Vudu’s New HDX Format Offers 1080p/24 Video with ‘Virtually No Artifacts’
Ideal for large-screen TVs, new format features super-high bit rates that might turn Blu-ray faithfuls into nearly-on-demand users.
Vudu, provider of IP-based video-on-demand, is launching a new 1080p format that is “virtually artifact free,” says CTO Prasana Ganesan.
The new format, called HDX, delivers the same 1080p/24 resolution as the company’s “Instant HD” format, but at more than twice the bit rates – on average around 9.5 Mbps, and as high as 20 Mbps for “complex scenes.”
The catch? As opposed to Vudu’s original HD format, which allows almost instant access to high-def movies, HDX makes you wait about 3 hours until you can start watching your on-demand video.
That three-hour window was the target for Vudu in creating a solution that balances “quality and convenience,” Ganesan says. “I can order a video at 4 pm at work, and start watching it at 7:00 when I get home.”
The higher bit rates were necessary for Vudu’s bleeding-edge customers (and especially non-customers) who have front projection systems yielding large images. “Even with true 1080p, you can still have artifacts,” Ganesan says.
He suggests that “a lot of people are waiting on the sidelines because Blu-ray has the best quality, but they’re looking for a combination of quality and convenience.”
How Does Vudu Do It?
To enable high-bit-rate 1080p/24 downloads in its self-imposed three-hour threshold, Vudu had to create a new encoding scheme – actually the same encoding scheme as its existing HD format, but better.
In short, Vudu looks at a film in its entirety, freeing up bandwidth in the boring scenes in order to blow the wad on action-packed sequences.
“We review the whole movie to maximize quality across the picture,” says Ganesan. “At the nine-minute mark, there might be lots of action so we would allocate extra [bandwidth]. At 10 minutes, there might be just a scene with talking heads that doesn’t need to be at 9 Mbps.”
Similar technology is used by Vudu to deliver instant HD, which enabled the company to be the first on-demand provider of “regular” 1080p/24 resolutions over IP.
“We’re using the same concepts we have used in the past, but the implementation has indeed improved,” Ganesan says. “We had some breakthroughs to get to the HD threshold where we could eliminate artifacts.”
Ganesan claims that, even now, “no other Internet services are even at 1080p,” let alone the higher bit rates of HDX.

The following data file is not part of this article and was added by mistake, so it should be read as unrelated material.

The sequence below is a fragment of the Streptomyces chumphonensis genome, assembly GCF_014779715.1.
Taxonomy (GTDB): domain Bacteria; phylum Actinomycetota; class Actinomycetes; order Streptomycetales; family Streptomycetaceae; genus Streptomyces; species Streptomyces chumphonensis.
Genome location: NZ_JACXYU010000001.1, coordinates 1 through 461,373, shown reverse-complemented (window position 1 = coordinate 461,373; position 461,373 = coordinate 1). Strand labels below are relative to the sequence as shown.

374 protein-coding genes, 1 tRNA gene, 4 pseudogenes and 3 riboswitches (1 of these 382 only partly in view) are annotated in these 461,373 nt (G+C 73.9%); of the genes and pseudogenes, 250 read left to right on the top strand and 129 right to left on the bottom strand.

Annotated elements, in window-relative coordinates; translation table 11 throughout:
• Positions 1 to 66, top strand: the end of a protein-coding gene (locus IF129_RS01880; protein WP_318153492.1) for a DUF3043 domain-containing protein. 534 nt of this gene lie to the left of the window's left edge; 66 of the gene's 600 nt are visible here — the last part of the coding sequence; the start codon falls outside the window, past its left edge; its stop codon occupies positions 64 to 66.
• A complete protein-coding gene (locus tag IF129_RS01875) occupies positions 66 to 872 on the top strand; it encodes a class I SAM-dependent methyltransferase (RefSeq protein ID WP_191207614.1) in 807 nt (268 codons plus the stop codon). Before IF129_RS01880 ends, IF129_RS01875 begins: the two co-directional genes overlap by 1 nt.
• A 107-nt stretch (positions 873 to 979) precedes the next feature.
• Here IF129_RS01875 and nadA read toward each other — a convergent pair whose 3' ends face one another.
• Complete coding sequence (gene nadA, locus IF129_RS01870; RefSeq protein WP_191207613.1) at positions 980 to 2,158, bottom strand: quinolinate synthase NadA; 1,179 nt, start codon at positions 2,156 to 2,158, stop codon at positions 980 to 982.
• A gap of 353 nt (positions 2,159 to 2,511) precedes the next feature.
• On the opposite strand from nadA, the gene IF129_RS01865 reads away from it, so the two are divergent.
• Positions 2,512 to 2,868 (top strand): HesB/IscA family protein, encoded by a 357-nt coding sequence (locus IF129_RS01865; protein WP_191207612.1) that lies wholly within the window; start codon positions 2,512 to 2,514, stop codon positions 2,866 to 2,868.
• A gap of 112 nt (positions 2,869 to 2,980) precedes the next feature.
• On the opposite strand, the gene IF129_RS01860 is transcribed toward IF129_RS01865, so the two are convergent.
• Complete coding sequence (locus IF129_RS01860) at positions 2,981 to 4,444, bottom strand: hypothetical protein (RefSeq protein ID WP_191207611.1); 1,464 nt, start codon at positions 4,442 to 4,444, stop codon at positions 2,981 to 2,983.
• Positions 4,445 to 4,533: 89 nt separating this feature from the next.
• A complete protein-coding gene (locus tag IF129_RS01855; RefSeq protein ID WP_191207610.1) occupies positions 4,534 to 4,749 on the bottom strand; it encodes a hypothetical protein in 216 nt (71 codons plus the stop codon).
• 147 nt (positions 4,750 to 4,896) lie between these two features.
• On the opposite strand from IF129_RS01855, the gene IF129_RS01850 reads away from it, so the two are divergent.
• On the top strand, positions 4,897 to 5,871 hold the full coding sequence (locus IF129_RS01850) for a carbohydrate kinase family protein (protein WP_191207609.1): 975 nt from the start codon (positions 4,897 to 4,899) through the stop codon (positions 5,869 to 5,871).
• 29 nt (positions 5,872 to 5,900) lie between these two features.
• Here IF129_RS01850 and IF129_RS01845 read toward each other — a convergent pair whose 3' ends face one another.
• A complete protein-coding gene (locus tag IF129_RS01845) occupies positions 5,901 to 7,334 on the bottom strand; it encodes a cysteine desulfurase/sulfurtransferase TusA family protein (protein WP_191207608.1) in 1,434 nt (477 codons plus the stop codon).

The closest, he suggests, is cable on-demand, “but our tests have shown that we’re even better than cable because of better encoding.”
He explains that cable and satellite are encoded in real time, so there is no opportunity to analyze an entire movie to adjust bit rates.
Vudu hopes its HDX option will win over Blu-ray faithfuls who have been “unhappy with the level of quality available” with today’s on-demand options.
At launch today, Vudu is offering more than 50 films in HDX, and will be offering every newly released HD title in the new format. Vudu also will be encoding into HDX many of the HD movies in the existing Vudu catalog.
Currently, Vudu has about 300 HD titles.
HDX films can be rented or purchased at the same price as Instant HD content.
Updating existing Vudu boxes to make them HDX-capable requires a simple software download.
XXX: Will They or Won’t They?
OK, we know you’re wondering … now that Vudu has joined with the adult video community, will we see XXX films in HDX?
“Our intent is to do so,” says Ganesan, “but I’m not really sure. Instant access is probably more popular.”
Julie Jacobson, recipient of the 2014 CEA TechHome Leadership Award, is co-founder of EH Publishing, producer of CE Pro, Electronic House, Commercial Integrator, Security Sales and other leading technology publications. She currently spends most of her time writing for CE Pro in the areas of home automation, security, networked A/V and the business of home systems integration. Julie majored in Economics at the University of Michigan, spent a year abroad at Cambridge University, earned an MBA from the University of Texas at Austin, and has never taken a journalism class in her life. She's a washed-up Ultimate Frisbee player currently residing in Carlsbad, Calif. Email Julie at [email protected]
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